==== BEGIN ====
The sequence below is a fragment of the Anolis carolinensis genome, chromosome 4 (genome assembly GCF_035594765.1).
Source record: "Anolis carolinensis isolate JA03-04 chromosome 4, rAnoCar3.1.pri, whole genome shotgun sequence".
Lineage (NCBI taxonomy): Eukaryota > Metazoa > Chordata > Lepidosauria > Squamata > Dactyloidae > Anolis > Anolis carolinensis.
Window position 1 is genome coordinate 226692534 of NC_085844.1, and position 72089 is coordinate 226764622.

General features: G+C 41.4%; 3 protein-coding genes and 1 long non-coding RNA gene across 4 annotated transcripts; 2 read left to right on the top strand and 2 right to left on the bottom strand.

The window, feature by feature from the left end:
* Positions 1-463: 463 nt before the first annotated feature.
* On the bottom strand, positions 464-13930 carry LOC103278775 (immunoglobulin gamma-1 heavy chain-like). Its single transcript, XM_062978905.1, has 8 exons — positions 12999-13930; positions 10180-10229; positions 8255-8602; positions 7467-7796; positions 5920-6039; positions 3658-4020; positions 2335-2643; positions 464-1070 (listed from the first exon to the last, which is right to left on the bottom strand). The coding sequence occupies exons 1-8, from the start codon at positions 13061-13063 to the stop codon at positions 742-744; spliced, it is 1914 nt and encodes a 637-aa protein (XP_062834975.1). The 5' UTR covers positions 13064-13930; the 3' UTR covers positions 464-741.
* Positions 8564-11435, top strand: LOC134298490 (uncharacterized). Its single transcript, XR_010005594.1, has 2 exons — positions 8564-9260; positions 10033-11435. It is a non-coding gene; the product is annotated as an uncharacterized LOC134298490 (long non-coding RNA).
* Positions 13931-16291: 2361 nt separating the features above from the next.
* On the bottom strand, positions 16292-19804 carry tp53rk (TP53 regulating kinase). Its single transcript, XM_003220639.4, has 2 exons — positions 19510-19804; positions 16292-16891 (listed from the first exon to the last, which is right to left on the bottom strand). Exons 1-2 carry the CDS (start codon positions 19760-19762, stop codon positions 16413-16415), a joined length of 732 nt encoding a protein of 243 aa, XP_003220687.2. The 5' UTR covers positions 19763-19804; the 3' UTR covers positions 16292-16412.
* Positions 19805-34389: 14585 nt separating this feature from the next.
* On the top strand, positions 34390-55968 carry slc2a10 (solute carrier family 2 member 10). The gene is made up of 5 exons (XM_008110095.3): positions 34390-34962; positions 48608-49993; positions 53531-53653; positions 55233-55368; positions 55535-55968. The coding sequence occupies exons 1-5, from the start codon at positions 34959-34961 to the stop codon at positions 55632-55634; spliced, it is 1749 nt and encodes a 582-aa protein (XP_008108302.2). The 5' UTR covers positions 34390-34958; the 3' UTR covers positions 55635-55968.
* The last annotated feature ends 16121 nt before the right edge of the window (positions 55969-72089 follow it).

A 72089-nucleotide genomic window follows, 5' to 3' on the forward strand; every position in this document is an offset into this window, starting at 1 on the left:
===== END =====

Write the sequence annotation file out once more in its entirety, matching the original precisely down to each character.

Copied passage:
The sequence below is a fragment of the Anolis carolinensis genome, chromosome 4 (genome assembly GCF_035594765.1).
Source record: "Anolis carolinensis isolate JA03-04 chromosome 4, rAnoCar3.1.pri, whole genome shotgun sequence".
Lineage (NCBI taxonomy): Eukaryota > Metazoa > Chordata > Lepidosauria > Squamata > Dactyloidae > Anolis > Anolis carolinensis.
Window position 1 is genome coordinate 226692534 of NC_085844.1, and position 72089 is coordinate 226764622.

General features: G+C 41.4%; 3 protein-coding genes and 1 long non-coding RNA gene across 4 annotated transcripts; 2 read left to right on the top strand and 2 right to left on the bottom strand.

The window, feature by feature from the left end:
* Positions 1-463: 463 nt before the first annotated feature.
* On the bottom strand, positions 464-13930 carry LOC103278775 (immunoglobulin gamma-1 heavy chain-like). Its single transcript, XM_062978905.1, has 8 exons — positions 12999-13930; positions 10180-10229; positions 8255-8602; positions 7467-7796; positions 5920-6039; positions 3658-4020; positions 2335-2643; positions 464-1070 (listed from the first exon to the last, which is right to left on the bottom strand). The coding sequence occupies exons 1-8, from the start codon at positions 13061-13063 to the stop codon at positions 742-744; spliced, it is 1914 nt and encodes a 637-aa protein (XP_062834975.1). The 5' UTR covers positions 13064-13930; the 3' UTR covers positions 464-741.
* Positions 8564-11435, top strand: LOC134298490 (uncharacterized). Its single transcript, XR_010005594.1, has 2 exons — positions 8564-9260; positions 10033-11435. It is a non-coding gene; the product is annotated as an uncharacterized LOC134298490 (long non-coding RNA).
* Positions 13931-16291: 2361 nt separating the features above from the next.
* On the bottom strand, positions 16292-19804 carry tp53rk (TP53 regulating kinase). Its single transcript, XM_003220639.4, has 2 exons — positions 19510-19804; positions 16292-16891 (listed from the first exon to the last, which is right to left on the bottom strand). Exons 1-2 carry the CDS (start codon positions 19760-19762, stop codon positions 16413-16415), a joined length of 732 nt encoding a protein of 243 aa, XP_003220687.2. The 5' UTR covers positions 19763-19804; the 3' UTR covers positions 16292-16412.
* Positions 19805-34389: 14585 nt separating this feature from the next.
* On the top strand, positions 34390-55968 carry slc2a10 (solute carrier family 2 member 10). The gene is made up of 5 exons (XM_008110095.3): positions 34390-34962; positions 48608-49993; positions 53531-53653; positions 55233-55368; positions 55535-55968. The coding sequence occupies exons 1-5, from the start codon at positions 34959-34961 to the stop codon at positions 55632-55634; spliced, it is 1749 nt and encodes a 582-aa protein (XP_008108302.2). The 5' UTR covers positions 34390-34958; the 3' UTR covers positions 55635-55968.
* The last annotated feature ends 16121 nt before the right edge of the window (positions 55969-72089 follow it).

A 72089-nucleotide genomic window follows, 5' to 3' on the forward strand; every position in this document is an offset into this window, starting at 1 on the left: